Board-approved methodologies and protocols. While additional protocols may
be developed, the Proposed Rules include four initial offset protocols from
the Climate Action Reserve, including:
- U.S. Forest Projects;
- Livestock Manure (Digester) Projects;
- Urban Forest Projects; and
- U.S. Ozone-Depleting Substances Projects.
To receive and be issued offset credits, CARB will require that projects
meet standards established under the protocols as well as additionality and
verifiability, be located in North America, and comply with all applicable
laws and regulations at the state and federal levels.
In addition to the initial offset project types, the Proposed Rules also
leaves open the future potential to allow sector-based offsets to be
eligible for use and certification. Each sector-based crediting mechanism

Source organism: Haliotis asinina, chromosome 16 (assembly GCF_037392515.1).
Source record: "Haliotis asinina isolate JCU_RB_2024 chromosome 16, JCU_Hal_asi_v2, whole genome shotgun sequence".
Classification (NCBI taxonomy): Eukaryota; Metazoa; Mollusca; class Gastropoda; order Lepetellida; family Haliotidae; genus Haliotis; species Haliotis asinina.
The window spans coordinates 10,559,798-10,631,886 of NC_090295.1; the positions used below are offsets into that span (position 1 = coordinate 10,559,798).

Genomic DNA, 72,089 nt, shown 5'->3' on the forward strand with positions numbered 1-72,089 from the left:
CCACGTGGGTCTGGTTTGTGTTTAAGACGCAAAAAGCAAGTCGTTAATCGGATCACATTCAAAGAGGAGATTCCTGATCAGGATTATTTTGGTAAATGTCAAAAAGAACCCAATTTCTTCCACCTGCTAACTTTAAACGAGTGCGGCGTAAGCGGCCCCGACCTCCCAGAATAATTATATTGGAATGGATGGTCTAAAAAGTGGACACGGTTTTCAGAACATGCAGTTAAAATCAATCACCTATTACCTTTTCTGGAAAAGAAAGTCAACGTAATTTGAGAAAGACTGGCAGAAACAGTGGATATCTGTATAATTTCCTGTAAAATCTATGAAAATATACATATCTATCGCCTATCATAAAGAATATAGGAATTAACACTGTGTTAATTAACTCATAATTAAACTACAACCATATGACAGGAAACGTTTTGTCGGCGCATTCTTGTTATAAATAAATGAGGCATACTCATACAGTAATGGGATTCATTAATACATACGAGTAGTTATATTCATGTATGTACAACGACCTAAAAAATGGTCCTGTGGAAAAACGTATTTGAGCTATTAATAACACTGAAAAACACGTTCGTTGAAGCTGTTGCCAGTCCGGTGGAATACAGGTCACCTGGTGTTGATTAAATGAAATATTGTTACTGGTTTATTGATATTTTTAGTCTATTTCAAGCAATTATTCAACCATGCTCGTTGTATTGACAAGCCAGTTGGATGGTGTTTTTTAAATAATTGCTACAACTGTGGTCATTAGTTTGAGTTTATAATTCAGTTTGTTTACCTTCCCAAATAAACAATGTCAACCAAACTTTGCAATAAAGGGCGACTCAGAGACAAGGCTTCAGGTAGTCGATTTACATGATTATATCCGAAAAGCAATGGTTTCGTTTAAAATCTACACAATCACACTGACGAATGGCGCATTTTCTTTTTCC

would need to be approved by CARB. The Proposed Rules state that the likely
first type of sector-based program will be Reducing Emissions from
Deforestation and Forest Degradation (REDD). CARB states that any REDD
program will need to meet certain minimum criteria.
For further information on the CARB’s Proposed Rules please contact the authors.
1. Another California ballot initiative that may have
collateral impact on AB 32, Proposition 26, passed. The measure will change how
California defines taxes and regulatory fees by requiring legislative approval
of any taxes and fees going-forward post-2010 by a two-thirds majority. There
are arguments that this change could inhibit the state's ability to regulate
carbon emissions by restricting the ability to assess fees on covered entities.
The chairwoman of the California Air Resources Board (ARB), however, has stated
that Proposition 26 will not affect AB 32 implementation because it was passed
in 2006. Litigation over the applicability of these new rules to AB 32 is
2. Covered sources include refineries, power plants,
industrial facilities and transportation fuels.
3. There will be a reserve price of $10/ton in 2012 for any
auctioned allowances, however. Allowances will be sold in 1,000 unit bundles.
4. Electric sector compliance obligations are based on
emissions from plants exceeding the 25,000 ton threshold and that generate